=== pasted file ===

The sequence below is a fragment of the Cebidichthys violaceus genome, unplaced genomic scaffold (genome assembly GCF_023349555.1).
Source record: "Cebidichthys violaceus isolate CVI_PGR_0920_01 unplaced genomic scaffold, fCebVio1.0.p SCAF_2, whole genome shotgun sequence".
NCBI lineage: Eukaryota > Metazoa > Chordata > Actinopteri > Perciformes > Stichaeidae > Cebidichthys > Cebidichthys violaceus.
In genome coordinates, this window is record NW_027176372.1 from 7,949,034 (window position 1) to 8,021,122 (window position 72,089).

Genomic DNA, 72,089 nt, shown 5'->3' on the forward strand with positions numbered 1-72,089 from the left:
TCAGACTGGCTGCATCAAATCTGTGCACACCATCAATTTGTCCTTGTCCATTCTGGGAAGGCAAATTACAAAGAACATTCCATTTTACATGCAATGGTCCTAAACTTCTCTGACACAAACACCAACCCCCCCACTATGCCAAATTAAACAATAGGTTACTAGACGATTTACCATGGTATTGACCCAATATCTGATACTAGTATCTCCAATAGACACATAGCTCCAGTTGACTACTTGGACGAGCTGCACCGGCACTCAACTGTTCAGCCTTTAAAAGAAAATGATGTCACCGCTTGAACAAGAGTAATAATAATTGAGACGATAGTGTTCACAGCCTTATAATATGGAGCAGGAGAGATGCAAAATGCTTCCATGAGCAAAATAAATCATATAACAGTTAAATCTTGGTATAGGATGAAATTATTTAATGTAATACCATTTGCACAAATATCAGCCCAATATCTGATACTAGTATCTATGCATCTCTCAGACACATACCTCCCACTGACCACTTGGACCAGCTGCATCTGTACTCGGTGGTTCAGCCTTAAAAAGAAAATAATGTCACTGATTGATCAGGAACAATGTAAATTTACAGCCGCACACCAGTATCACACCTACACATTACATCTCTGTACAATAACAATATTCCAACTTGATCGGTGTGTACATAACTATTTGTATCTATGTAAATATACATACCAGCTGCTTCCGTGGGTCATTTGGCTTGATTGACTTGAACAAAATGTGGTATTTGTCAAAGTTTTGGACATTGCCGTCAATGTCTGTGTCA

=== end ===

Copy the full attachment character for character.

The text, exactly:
The sequence below is a fragment of the Cebidichthys violaceus genome, unplaced genomic scaffold (genome assembly GCF_023349555.1).
Source record: "Cebidichthys violaceus isolate CVI_PGR_0920_01 unplaced genomic scaffold, fCebVio1.0.p SCAF_2, whole genome shotgun sequence".
NCBI lineage: Eukaryota > Metazoa > Chordata > Actinopteri > Perciformes > Stichaeidae > Cebidichthys > Cebidichthys violaceus.
In genome coordinates, this window is record NW_027176372.1 from 7,949,034 (window position 1) to 8,021,122 (window position 72,089).

Genomic DNA, 72,089 nt, shown 5'->3' on the forward strand with positions numbered 1-72,089 from the left:
TCAGACTGGCTGCATCAAATCTGTGCACACCATCAATTTGTCCTTGTCCATTCTGGGAAGGCAAATTACAAAGAACATTCCATTTTACATGCAATGGTCCTAAACTTCTCTGACACAAACACCAACCCCCCCACTATGCCAAATTAAACAATAGGTTACTAGACGATTTACCATGGTATTGACCCAATATCTGATACTAGTATCTCCAATAGACACATAGCTCCAGTTGACTACTTGGACGAGCTGCACCGGCACTCAACTGTTCAGCCTTTAAAAGAAAATGATGTCACCGCTTGAACAAGAGTAATAATAATTGAGACGATAGTGTTCACAGCCTTATAATATGGAGCAGGAGAGATGCAAAATGCTTCCATGAGCAAAATAAATCATATAACAGTTAAATCTTGGTATAGGATGAAATTATTTAATGTAATACCATTTGCACAAATATCAGCCCAATATCTGATACTAGTATCTATGCATCTCTCAGACACATACCTCCCACTGACCACTTGGACCAGCTGCATCTGTACTCGGTGGTTCAGCCTTAAAAAGAAAATAATGTCACTGATTGATCAGGAACAATGTAAATTTACAGCCGCACACCAGTATCACACCTACACATTACATCTCTGTACAATAACAATATTCCAACTTGATCGGTGTGTACATAACTATTTGTATCTATGTAAATATACATACCAGCTGCTTCCGTGGGTCATTTGGCTTGATTGACTTGAACAAAATGTGGTATTTGTCAAAGTTTTGGACATTGCCGTCAATGTCTGTGTCA